China is ratcheting up pressure over Japan’s plan to release treated water from the wrecked Fukushima nuclear power plant into the ocean, calling on government officials to drink the liquid to prove its safety.
“Japanese politicians said treated wastewater is ‘innocent,’ why don’t they drink, cook & wash clothes with the water first?” Chinese Foreign Ministry spokesman Zhao Lijian said on Twitter Thursday. When questioned Friday about the comments, Japan Finance Minister Taro Aso sidestepped queries and said Fukushima water contamination levels are below international guideline limits.
Tokyo’s plan to release the wastewater into the Pacific Ocean announced Tuesday has been harshly criticized by China, Taiwan, South Korea and North Korea.
Aso has said the water seemed safe enough to drink. The U.S. State Department indicated the plan appears to be in line with global discharge standards. The International Atomic Energy Agency supported the planned releases, which wouldn’t start for another two years and are expected to last decades.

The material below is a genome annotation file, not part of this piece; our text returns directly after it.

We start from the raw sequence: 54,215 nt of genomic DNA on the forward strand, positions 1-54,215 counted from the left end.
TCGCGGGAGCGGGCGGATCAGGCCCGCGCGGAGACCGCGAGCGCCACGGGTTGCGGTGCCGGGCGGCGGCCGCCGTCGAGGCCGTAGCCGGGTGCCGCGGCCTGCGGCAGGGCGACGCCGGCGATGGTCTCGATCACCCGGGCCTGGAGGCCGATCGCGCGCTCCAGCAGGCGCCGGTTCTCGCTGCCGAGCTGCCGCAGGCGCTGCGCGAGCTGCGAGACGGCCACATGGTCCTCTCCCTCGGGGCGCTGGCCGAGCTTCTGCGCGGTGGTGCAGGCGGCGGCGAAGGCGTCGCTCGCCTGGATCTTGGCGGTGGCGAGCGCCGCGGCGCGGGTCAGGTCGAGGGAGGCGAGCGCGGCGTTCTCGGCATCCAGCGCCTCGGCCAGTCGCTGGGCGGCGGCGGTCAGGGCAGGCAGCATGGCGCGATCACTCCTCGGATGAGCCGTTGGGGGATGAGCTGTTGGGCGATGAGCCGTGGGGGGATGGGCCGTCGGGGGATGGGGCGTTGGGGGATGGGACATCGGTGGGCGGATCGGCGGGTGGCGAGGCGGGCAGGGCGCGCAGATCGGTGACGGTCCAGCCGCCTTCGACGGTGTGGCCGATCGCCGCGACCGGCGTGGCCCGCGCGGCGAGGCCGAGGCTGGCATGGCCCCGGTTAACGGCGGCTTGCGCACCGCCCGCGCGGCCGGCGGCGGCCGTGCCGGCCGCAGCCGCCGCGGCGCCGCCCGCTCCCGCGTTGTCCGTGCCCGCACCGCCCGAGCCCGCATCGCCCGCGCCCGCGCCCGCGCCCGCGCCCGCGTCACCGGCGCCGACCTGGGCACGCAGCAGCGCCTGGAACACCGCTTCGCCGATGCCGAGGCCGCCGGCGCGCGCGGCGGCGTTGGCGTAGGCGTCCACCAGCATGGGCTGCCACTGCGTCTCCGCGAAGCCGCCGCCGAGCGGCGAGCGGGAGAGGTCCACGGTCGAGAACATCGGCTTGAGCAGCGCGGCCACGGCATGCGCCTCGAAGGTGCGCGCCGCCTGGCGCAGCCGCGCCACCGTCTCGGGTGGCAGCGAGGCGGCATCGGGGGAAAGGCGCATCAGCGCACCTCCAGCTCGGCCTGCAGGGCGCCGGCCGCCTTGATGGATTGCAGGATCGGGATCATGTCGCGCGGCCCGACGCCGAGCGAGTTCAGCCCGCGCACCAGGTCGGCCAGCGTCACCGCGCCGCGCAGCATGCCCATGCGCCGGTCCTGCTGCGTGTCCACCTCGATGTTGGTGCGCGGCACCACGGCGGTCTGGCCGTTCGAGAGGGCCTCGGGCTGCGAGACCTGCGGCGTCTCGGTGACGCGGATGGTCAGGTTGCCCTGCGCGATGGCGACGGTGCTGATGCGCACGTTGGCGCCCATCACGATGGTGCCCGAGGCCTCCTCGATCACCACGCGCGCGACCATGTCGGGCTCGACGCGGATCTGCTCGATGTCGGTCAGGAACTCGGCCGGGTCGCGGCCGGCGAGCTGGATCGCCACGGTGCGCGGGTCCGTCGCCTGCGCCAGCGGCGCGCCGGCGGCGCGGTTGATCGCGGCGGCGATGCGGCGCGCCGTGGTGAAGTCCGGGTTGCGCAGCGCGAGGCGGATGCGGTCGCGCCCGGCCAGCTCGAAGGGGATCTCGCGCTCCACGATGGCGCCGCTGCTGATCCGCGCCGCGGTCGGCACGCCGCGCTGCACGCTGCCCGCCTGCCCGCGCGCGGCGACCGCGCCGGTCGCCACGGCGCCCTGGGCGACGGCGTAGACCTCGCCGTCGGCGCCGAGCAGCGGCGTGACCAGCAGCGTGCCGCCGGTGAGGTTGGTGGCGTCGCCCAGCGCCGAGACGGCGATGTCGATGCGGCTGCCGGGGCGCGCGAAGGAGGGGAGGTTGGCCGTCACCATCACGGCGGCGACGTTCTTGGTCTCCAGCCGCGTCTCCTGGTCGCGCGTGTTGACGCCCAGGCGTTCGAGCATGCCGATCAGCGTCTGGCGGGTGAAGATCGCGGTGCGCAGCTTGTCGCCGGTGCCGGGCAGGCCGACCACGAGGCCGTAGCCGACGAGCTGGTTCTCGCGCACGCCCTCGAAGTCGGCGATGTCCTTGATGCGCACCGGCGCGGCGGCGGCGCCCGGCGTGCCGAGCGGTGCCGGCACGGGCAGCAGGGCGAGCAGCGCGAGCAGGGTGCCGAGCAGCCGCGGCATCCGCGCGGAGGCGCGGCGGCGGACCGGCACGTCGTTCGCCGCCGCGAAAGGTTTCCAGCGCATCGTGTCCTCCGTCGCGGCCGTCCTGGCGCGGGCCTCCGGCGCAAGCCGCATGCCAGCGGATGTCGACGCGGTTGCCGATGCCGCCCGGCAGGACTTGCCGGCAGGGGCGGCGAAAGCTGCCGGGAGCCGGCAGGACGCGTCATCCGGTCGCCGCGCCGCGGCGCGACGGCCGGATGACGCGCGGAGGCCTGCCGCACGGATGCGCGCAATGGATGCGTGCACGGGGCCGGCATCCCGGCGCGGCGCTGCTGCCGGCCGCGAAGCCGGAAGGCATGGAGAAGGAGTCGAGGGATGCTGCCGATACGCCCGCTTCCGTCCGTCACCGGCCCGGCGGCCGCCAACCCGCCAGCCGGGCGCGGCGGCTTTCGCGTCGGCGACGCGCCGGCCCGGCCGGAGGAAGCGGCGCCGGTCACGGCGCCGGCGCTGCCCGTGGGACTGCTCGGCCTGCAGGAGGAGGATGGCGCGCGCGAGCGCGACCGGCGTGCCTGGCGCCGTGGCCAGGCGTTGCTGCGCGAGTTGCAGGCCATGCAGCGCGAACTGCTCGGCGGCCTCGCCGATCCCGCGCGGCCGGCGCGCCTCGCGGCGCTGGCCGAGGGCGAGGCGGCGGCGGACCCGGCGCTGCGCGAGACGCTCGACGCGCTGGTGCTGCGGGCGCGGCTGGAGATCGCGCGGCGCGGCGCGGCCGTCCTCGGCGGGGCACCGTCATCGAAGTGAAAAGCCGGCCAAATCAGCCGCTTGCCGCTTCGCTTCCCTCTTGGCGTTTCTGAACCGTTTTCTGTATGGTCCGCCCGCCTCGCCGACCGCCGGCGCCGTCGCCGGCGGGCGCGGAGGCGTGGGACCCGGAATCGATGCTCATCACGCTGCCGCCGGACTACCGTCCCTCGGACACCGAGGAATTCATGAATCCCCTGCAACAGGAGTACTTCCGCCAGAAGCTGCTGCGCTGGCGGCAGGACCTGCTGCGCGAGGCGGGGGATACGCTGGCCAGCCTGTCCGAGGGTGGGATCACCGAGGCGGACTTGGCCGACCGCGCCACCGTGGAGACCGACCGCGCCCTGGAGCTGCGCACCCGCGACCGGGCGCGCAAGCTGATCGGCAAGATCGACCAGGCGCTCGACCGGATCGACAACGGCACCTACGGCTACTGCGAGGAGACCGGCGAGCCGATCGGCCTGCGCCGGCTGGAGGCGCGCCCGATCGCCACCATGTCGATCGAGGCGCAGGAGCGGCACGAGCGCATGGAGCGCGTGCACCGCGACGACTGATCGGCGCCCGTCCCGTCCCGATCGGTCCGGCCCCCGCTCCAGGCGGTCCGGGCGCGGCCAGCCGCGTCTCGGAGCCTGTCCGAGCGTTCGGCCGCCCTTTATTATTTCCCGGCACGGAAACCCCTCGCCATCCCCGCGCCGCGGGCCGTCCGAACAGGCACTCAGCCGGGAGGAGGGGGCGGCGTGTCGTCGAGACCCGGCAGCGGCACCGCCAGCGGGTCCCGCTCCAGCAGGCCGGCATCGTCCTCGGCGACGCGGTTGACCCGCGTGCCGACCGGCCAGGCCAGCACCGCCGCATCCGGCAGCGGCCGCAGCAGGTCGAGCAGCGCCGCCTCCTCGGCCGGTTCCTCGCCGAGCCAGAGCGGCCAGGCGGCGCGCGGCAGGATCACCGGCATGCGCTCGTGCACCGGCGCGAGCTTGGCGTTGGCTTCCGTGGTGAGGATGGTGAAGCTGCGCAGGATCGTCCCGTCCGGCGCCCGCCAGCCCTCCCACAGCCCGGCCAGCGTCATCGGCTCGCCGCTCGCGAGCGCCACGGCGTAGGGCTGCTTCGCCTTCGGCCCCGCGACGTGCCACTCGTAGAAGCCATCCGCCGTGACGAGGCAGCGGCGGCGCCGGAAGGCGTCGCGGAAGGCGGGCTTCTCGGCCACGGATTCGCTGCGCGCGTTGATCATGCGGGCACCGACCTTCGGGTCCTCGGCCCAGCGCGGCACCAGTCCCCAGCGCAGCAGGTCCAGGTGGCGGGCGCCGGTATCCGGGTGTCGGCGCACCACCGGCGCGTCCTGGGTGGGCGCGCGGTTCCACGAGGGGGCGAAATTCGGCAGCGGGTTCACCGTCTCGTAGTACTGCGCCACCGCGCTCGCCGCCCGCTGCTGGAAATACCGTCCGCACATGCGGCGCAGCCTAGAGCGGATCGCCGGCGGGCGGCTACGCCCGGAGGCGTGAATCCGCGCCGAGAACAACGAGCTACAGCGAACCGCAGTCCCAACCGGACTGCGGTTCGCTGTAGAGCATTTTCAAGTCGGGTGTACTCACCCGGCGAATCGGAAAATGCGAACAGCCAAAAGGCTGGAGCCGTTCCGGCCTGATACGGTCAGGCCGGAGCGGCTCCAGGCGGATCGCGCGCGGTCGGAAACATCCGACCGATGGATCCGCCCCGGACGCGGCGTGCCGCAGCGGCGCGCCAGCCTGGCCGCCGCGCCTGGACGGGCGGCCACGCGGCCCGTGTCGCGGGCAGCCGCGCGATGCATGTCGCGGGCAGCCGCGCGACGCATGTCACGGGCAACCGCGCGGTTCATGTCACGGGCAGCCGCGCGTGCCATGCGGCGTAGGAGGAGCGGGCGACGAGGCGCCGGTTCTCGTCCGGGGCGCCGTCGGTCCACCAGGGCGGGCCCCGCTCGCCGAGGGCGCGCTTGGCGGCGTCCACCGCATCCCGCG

The U.S. Food & Drug Administration maintains import restrictions on some food products from Fukushima due to potential radioactive contamination, according to the prefecture’s website.
There have long been calls to prove the safety of the treated groundwater that’s flowed through the wrecked Fukushima plant. A ruling-party official drank a glass of water in 2011 collected from inside the reactor building at the Fukushima Dai-Ichi facility in a bid to back government claims that decontamination efforts were progressing.
— With assistance by Colum Murphy, and Yuko Takeo